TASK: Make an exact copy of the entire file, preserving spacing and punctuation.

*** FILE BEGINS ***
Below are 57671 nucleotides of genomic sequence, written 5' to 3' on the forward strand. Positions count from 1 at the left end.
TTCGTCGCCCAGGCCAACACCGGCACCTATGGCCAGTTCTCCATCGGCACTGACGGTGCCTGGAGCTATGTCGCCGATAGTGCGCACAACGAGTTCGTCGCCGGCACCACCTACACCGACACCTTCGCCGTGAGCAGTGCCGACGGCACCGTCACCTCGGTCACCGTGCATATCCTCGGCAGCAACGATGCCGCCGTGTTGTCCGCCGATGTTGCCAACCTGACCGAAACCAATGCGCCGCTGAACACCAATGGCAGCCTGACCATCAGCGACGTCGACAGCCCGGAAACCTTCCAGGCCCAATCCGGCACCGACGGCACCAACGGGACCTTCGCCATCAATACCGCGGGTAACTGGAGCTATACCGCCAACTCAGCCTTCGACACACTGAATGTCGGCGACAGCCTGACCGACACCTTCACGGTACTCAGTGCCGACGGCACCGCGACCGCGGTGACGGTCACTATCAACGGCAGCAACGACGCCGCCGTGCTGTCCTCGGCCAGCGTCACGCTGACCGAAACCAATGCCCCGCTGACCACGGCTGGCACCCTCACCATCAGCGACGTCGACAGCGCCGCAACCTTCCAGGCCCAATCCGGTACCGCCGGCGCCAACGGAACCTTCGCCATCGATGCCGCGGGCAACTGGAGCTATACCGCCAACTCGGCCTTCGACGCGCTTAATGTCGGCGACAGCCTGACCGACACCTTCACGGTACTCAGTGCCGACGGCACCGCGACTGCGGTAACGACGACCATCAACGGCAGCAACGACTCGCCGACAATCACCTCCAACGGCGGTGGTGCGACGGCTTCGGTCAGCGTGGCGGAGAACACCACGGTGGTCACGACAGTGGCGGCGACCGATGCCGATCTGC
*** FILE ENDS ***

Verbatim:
Below are 57671 nucleotides of genomic sequence, written 5' to 3' on the forward strand. Positions count from 1 at the left end.
TTCGTCGCCCAGGCCAACACCGGCACCTATGGCCAGTTCTCCATCGGCACTGACGGTGCCTGGAGCTATGTCGCCGATAGTGCGCACAACGAGTTCGTCGCCGGCACCACCTACACCGACACCTTCGCCGTGAGCAGTGCCGACGGCACCGTCACCTCGGTCACCGTGCATATCCTCGGCAGCAACGATGCCGCCGTGTTGTCCGCCGATGTTGCCAACCTGACCGAAACCAATGCGCCGCTGAACACCAATGGCAGCCTGACCATCAGCGACGTCGACAGCCCGGAAACCTTCCAGGCCCAATCCGGCACCGACGGCACCAACGGGACCTTCGCCATCAATACCGCGGGTAACTGGAGCTATACCGCCAACTCAGCCTTCGACACACTGAATGTCGGCGACAGCCTGACCGACACCTTCACGGTACTCAGTGCCGACGGCACCGCGACCGCGGTGACGGTCACTATCAACGGCAGCAACGACGCCGCCGTGCTGTCCTCGGCCAGCGTCACGCTGACCGAAACCAATGCCCCGCTGACCACGGCTGGCACCCTCACCATCAGCGACGTCGACAGCGCCGCAACCTTCCAGGCCCAATCCGGTACCGCCGGCGCCAACGGAACCTTCGCCATCGATGCCGCGGGCAACTGGAGCTATACCGCCAACTCGGCCTTCGACGCGCTTAATGTCGGCGACAGCCTGACCGACACCTTCACGGTACTCAGTGCCGACGGCACCGCGACTGCGGTAACGACGACCATCAACGGCAGCAACGACTCGCCGACAATCACCTCCAACGGCGGTGGTGCGACGGCTTCGGTCAGCGTGGCGGAGAACACCACGGTGGTCACGACAGTGGCGGCGACCGATGCCGATCTGC